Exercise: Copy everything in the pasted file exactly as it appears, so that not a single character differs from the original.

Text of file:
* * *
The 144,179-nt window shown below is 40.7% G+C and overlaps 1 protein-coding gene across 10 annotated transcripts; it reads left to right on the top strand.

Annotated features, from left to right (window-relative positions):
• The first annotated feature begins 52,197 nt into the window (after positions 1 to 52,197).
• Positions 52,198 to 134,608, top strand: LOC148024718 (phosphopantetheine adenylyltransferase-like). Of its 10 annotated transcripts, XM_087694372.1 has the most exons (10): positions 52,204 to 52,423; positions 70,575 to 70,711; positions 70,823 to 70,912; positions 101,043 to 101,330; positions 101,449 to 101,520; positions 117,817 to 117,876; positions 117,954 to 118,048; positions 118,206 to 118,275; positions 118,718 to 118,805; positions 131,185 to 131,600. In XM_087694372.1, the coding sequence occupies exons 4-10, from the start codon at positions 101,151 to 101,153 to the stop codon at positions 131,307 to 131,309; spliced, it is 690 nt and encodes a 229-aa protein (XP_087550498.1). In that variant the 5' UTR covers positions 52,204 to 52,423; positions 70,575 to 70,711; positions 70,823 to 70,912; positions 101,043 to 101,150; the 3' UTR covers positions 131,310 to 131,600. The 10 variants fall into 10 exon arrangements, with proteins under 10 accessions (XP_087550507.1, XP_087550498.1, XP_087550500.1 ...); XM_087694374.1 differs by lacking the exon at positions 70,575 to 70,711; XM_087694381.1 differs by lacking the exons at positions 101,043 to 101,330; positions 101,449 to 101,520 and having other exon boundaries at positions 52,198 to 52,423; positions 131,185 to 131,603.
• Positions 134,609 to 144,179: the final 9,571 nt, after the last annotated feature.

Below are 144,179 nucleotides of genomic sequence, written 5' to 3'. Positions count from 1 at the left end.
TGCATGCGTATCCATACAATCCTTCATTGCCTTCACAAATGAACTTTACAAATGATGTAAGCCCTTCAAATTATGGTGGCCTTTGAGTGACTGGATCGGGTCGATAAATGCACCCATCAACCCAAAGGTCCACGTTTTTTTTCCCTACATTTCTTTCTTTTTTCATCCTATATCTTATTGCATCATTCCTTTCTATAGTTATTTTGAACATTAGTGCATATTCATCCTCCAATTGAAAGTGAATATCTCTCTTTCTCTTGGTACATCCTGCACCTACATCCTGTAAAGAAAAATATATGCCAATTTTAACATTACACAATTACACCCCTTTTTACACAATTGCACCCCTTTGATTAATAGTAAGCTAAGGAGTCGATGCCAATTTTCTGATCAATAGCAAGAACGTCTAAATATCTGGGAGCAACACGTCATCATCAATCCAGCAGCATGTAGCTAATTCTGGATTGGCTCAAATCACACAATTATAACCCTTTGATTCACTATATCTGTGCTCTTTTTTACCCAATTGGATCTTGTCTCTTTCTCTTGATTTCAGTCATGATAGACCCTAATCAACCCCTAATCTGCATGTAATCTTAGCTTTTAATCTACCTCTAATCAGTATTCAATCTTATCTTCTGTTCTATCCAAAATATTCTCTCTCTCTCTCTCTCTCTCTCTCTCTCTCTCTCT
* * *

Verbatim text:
The 144,179-nt window shown below is 40.7% G+C and overlaps 1 protein-coding gene across 10 annotated transcripts; it reads left to right on the top strand.

Annotated features, from left to right (window-relative positions):
• The first annotated feature begins 52,197 nt into the window (after positions 1 to 52,197).
• Positions 52,198 to 134,608, top strand: LOC148024718 (phosphopantetheine adenylyltransferase-like). Of its 10 annotated transcripts, XM_087694372.1 has the most exons (10): positions 52,204 to 52,423; positions 70,575 to 70,711; positions 70,823 to 70,912; positions 101,043 to 101,330; positions 101,449 to 101,520; positions 117,817 to 117,876; positions 117,954 to 118,048; positions 118,206 to 118,275; positions 118,718 to 118,805; positions 131,185 to 131,600. In XM_087694372.1, the coding sequence occupies exons 4-10, from the start codon at positions 101,151 to 101,153 to the stop codon at positions 131,307 to 131,309; spliced, it is 690 nt and encodes a 229-aa protein (XP_087550498.1). In that variant the 5' UTR covers positions 52,204 to 52,423; positions 70,575 to 70,711; positions 70,823 to 70,912; positions 101,043 to 101,150; the 3' UTR covers positions 131,310 to 131,600. The 10 variants fall into 10 exon arrangements, with proteins under 10 accessions (XP_087550507.1, XP_087550498.1, XP_087550500.1 ...); XM_087694374.1 differs by lacking the exon at positions 70,575 to 70,711; XM_087694381.1 differs by lacking the exons at positions 101,043 to 101,330; positions 101,449 to 101,520 and having other exon boundaries at positions 52,198 to 52,423; positions 131,185 to 131,603.
• Positions 134,609 to 144,179: the final 9,571 nt, after the last annotated feature.

Below are 144,179 nucleotides of genomic sequence, written 5' to 3'. Positions count from 1 at the left end.
TGCATGCGTATCCATACAATCCTTCATTGCCTTCACAAATGAACTTTACAAATGATGTAAGCCCTTCAAATTATGGTGGCCTTTGAGTGACTGGATCGGGTCGATAAATGCACCCATCAACCCAAAGGTCCACGTTTTTTTTCCCTACATTTCTTTCTTTTTTCATCCTATATCTTATTGCATCATTCCTTTCTATAGTTATTTTGAACATTAGTGCATATTCATCCTCCAATTGAAAGTGAATATCTCTCTTTCTCTTGGTACATCCTGCACCTACATCCTGTAAAGAAAAATATATGCCAATTTTAACATTACACAATTACACCCCTTTTTACACAATTGCACCCCTTTGATTAATAGTAAGCTAAGGAGTCGATGCCAATTTTCTGATCAATAGCAAGAACGTCTAAATATCTGGGAGCAACACGTCATCATCAATCCAGCAGCATGTAGCTAATTCTGGATTGGCTCAAATCACACAATTATAACCCTTTGATTCACTATATCTGTGCTCTTTTTTACCCAATTGGATCTTGTCTCTTTCTCTTGATTTCAGTCATGATAGACCCTAATCAACCCCTAATCTGCATGTAATCTTAGCTTTTAATCTACCTCTAATCAGTATTCAATCTTATCTTCTGTTCTATCCAAAATATTCTCTCTCTCTCTCTCTCTCTCTCTCTCTCTCTCTCT